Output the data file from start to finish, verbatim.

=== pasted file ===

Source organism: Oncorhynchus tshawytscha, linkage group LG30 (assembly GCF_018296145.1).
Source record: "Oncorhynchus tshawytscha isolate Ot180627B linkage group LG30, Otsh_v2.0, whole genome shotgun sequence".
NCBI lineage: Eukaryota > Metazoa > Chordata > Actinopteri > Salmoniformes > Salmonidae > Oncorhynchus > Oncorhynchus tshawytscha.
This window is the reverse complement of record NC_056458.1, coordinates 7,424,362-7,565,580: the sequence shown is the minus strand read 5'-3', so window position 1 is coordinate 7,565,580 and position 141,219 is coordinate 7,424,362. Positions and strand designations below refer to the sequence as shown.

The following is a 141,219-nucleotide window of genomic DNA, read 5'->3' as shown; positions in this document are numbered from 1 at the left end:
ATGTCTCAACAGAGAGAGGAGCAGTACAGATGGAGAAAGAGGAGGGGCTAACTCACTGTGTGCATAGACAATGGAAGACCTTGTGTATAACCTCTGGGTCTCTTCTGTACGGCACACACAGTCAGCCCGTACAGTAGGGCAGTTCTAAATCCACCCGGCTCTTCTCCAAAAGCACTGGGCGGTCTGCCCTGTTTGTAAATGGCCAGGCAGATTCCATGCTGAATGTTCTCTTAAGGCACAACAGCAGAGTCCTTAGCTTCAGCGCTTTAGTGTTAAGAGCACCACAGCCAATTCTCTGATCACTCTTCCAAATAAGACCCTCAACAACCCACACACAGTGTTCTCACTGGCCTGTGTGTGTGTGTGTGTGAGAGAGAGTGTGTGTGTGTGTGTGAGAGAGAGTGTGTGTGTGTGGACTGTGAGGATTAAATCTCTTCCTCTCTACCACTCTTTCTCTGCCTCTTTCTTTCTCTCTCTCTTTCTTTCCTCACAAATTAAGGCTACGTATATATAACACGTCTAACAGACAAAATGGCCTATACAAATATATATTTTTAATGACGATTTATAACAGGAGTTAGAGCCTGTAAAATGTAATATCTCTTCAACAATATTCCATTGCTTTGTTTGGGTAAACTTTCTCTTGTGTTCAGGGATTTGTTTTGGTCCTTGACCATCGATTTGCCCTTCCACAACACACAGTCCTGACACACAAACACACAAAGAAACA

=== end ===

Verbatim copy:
Source organism: Oncorhynchus tshawytscha, linkage group LG30 (assembly GCF_018296145.1).
Source record: "Oncorhynchus tshawytscha isolate Ot180627B linkage group LG30, Otsh_v2.0, whole genome shotgun sequence".
NCBI lineage: Eukaryota > Metazoa > Chordata > Actinopteri > Salmoniformes > Salmonidae > Oncorhynchus > Oncorhynchus tshawytscha.
This window is the reverse complement of record NC_056458.1, coordinates 7,424,362-7,565,580: the sequence shown is the minus strand read 5'-3', so window position 1 is coordinate 7,565,580 and position 141,219 is coordinate 7,424,362. Positions and strand designations below refer to the sequence as shown.

The following is a 141,219-nucleotide window of genomic DNA, read 5'->3' as shown; positions in this document are numbered from 1 at the left end:
ATGTCTCAACAGAGAGAGGAGCAGTACAGATGGAGAAAGAGGAGGGGCTAACTCACTGTGTGCATAGACAATGGAAGACCTTGTGTATAACCTCTGGGTCTCTTCTGTACGGCACACACAGTCAGCCCGTACAGTAGGGCAGTTCTAAATCCACCCGGCTCTTCTCCAAAAGCACTGGGCGGTCTGCCCTGTTTGTAAATGGCCAGGCAGATTCCATGCTGAATGTTCTCTTAAGGCACAACAGCAGAGTCCTTAGCTTCAGCGCTTTAGTGTTAAGAGCACCACAGCCAATTCTCTGATCACTCTTCCAAATAAGACCCTCAACAACCCACACACAGTGTTCTCACTGGCCTGTGTGTGTGTGTGTGTGAGAGAGAGTGTGTGTGTGTGTGTGAGAGAGAGTGTGTGTGTGTGGACTGTGAGGATTAAATCTCTTCCTCTCTACCACTCTTTCTCTGCCTCTTTCTTTCTCTCTCTCTTTCTTTCCTCACAAATTAAGGCTACGTATATATAACACGTCTAACAGACAAAATGGCCTATACAAATATATATTTTTAATGACGATTTATAACAGGAGTTAGAGCCTGTAAAATGTAATATCTCTTCAACAATATTCCATTGCTTTGTTTGGGTAAACTTTCTCTTGTGTTCAGGGATTTGTTTTGGTCCTTGACCATCGATTTGCCCTTCCACAACACACAGTCCTGACACACAAACACACAAAGAAACA